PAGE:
By the Sea

by | Nov 16, 2015 | 0 comments

A Good Progression from Jolie on the Director’s Path, but Still Not There

Angelina Jolie and Brad Pitt are probably the most well known couple in Hollywood. They are both stellar actors, and recently Jolie has also started to direct feature films. In By the Sea, Pitt and Jolie are reunited as actors for the first time since Mr. and Mrs. Smith in 2005. Jolie also takes up directing duties, and while it’s a joy to watch both of the actors, the actual film doesn’t rise to their performances.

By the Sea is the story of a married couple in the 70s: Roland (Brad Pitt) and Vanessa (Angelina Jolie), who travel to a small village in the south of France in order for Roland, a writer, to find inspiration for a new novel. However, Roland and Vanessa’s marriage is at a complicated state and the trip is also in the hopes to fix such a marriage. At the hotel they bump into a couple of newlyweds: Lea (Melanie Laurent) and Francois (Melvil Poupaud). By comparing and contrasting themselves with the happy couple they explore the truths and lies of marriage.  

What I really appreciate is the progression of Jolie as a director. She had a solid, but cheesy film with Unbroken; in By the Sea, Jolie finds the subtlety and overall simplicity that she was missing. She really hands over the film to the actors, and really barely has any relevant dialogue; most of the talking is really just to build atmosphere. I also liked how the film really captured the peaceful feel of a small European town, and it also had an incredible amount of symbolism, but alas that is where the improvements of Jolie’s directing end. Having written the film as well, it was a tough multitasking job she took on, and the film starts out incredibly with a great artistic hand, but then the weight has the film descend into an odd and sex-filled middle act that seems to play on a loop. This odd redundancy slows the film down too much for the audience, so that you are checking your watch too often. And while I understand that this redundancy permits us to familiarize ourselves with the characters and their tics, the situations they are placed in are not only too sluggish, but they are too similar as well.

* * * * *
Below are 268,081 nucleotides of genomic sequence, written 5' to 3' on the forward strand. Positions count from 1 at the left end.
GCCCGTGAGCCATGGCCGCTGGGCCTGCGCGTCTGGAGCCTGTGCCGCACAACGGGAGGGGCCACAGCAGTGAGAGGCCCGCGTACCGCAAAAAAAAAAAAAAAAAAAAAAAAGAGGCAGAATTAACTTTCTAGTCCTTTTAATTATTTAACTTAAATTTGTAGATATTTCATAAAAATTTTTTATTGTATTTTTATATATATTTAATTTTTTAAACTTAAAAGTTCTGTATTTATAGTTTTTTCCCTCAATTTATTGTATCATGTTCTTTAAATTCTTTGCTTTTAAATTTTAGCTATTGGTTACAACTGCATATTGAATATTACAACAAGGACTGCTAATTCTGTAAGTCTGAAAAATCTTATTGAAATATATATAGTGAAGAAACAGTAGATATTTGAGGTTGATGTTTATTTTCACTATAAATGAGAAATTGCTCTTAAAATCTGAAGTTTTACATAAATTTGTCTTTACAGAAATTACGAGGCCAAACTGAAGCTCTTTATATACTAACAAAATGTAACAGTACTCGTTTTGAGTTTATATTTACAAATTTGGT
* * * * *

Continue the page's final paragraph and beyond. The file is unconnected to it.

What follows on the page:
The acting is amazing; Joli and Pitt both do an amazing job. Certainly this film is more about what is not said, rather than what is, and the two actors spend much of their screen time interacting with each other in silence. It is needless to mention that they have incredible chemistry; much of it seems to be pure improvisation, adding a rare natural aroma to the characters. The film’s slow mid-point hurts the film’s quality, but not the actors themselves, they show an incredible amount of stamina and are one of the sole aspects that pulls the audience through.

The finale is satisfying, but along with the great acting, it’s not enough to hold the film fully aloft. The film does possess a really great soundtrack by George Yared, it certainly mixes well with the European feel. And it is also satisfying to see Jolie progress as a director; if she continues on this path it is needless to say that she will become a great director.  








What is your favorite Angelina Jolie Film? Let me know in the comments section.

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